“Allow yourself the freedom to step away from perfection because it is only then that you can find success.” – Chase Jarvis
Perfection is an illusion because it’s based entirely on perception and impression. The reason perfection is an illusion is because it gives a false appearance and deceptive impression of what’s possible. Perfection gives the impression that extraordinary results are “NORMAL.”
An illusion, according to dictionary.com, is a false appearance or deceptive impression of reality: the mirror gives an illusion of depth. A false or misleading perception or belief; delusion: he has the illusion that he is really clever.
Typically, when we either see or experience something that appears to be perfect, or nearly perfect, what we don’t see are the countless hours of practice and preparation that went into the creation of the “thing” that appears perfect.
We get the impression from seeing perfection that it should be readily available to us and that just simply isn’t the truth. However, that doesn’t mean perfection is impossible. It’s just impossible from the standards most of us are applying to the definition.
According to Wikipedia: An illusion is a distortion of the senses, revealing how the brain normally organizes and interprets sensory stimulation. Though illusions distort reality, they are generally shared by most people. Some illusions are based on general assumptions the brain makes during perception.
We live in a world today where we are bombarded with images of perfection (ted talks speech about this). These images of perfection are small distortions of the truth, but nonetheless, they are distortions. They give us an altered frame of reference that our brains use while engaged in the activity of perception.
Perfection is not about being perfect. Perfection is about our commitment to improvement, to being just a little better today, than yesterday. Perfection is about the effort we give and the way we show up in our work and in life.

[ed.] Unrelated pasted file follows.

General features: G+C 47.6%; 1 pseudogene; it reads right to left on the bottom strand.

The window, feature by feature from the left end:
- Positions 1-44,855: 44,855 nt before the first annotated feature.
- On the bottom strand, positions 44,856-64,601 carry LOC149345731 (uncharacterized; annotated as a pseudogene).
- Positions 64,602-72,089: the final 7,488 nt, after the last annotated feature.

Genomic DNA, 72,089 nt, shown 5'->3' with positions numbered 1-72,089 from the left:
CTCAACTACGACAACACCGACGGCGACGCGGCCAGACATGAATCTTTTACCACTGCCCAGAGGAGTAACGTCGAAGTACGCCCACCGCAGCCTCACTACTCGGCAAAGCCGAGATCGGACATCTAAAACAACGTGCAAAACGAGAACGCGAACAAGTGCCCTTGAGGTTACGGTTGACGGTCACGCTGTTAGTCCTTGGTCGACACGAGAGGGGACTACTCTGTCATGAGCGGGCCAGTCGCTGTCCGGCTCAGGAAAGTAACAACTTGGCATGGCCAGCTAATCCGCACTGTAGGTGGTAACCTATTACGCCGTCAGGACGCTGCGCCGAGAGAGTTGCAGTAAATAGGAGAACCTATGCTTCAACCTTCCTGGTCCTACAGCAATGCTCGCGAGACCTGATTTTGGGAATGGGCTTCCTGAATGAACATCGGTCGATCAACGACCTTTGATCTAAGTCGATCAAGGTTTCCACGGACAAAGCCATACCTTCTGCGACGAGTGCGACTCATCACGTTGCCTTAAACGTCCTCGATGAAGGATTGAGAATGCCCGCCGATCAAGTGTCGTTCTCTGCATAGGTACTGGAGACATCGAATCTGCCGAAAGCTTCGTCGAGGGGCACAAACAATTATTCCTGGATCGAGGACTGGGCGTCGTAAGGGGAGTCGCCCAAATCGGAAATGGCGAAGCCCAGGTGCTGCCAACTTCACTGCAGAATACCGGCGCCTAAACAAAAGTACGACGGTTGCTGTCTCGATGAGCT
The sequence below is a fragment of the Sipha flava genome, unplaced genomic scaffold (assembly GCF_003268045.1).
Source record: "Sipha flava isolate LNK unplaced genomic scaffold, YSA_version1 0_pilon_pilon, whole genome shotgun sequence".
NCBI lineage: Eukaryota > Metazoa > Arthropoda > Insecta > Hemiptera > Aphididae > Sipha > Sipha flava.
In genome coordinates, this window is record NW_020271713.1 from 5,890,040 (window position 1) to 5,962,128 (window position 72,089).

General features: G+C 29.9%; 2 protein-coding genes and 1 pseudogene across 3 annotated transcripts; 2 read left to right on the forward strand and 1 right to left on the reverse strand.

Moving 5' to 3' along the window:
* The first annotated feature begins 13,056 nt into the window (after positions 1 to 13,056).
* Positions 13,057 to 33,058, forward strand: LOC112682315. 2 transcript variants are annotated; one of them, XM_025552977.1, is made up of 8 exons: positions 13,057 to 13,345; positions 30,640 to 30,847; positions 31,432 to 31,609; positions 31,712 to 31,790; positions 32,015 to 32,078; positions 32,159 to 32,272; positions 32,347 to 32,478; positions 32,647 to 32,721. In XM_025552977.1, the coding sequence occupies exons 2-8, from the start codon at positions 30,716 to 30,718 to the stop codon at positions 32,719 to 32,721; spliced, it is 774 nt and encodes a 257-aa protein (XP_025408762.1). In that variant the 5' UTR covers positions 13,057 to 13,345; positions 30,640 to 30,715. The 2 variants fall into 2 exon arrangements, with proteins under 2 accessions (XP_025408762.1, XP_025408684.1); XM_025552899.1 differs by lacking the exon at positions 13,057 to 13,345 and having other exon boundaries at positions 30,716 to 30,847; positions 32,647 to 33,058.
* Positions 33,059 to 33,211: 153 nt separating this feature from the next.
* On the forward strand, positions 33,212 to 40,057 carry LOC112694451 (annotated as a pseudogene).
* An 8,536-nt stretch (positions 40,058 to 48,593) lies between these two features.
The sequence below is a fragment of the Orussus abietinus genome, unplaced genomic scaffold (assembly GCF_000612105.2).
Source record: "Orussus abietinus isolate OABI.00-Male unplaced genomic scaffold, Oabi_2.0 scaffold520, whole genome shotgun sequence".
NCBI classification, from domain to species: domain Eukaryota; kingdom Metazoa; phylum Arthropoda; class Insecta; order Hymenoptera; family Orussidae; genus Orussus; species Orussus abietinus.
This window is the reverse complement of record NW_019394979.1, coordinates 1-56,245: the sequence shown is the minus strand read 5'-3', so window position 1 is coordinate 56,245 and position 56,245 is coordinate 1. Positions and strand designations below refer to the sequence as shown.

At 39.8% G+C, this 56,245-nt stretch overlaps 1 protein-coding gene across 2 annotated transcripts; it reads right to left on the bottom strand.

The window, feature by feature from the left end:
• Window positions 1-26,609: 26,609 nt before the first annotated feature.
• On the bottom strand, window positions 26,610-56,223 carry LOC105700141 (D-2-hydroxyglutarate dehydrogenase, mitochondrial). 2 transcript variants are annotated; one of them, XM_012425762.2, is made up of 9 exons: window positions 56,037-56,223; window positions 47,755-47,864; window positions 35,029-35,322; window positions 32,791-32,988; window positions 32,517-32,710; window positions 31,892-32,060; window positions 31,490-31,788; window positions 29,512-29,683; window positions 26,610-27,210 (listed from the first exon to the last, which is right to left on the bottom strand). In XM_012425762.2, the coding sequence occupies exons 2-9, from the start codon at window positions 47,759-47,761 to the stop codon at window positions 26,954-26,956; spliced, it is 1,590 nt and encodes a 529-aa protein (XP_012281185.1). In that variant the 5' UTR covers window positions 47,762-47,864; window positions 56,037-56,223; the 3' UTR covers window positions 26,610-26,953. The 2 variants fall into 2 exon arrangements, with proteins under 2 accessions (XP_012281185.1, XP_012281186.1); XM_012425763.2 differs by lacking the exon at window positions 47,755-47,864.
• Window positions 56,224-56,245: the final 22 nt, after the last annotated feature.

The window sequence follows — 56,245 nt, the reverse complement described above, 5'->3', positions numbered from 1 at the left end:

Perfection is about playing full out. Here is something I learned from a movie made about a TEAM that was nearly perfect: “Our goal is to give the perfect effort on every play.” Coach Ladouceur believed in teaching his TEAM about perfect effort, not perfection. Also worth noting here is the language of stating an intention about perfect effort on “every” play… The quote doesn’t say we will try. It doesn’t say “every other play” either!
When we both set a powerful intention and at the same time give ourselves permission to fail, we are setting an intention for “perfect effort.” We know that in the process of failing, we are really just learning what not to do next time and simply giving ourselves the opportunity and permission to begin again with new information!
Author Bio: Bobby Kountz
Bobby‘s a Quote Enthusiast, an Intrapreneur, and an Aspiring Entrepreneur with a Uniquely Positive Perspective on Life. He’s a Writer and Aspiring Author and Inspirational Speaker, a Dedicated Volunteer, and Socially Conscious Change Maker. He can be found on Twitter @bobby_kountz or on anchor.fm/bobby-kountz
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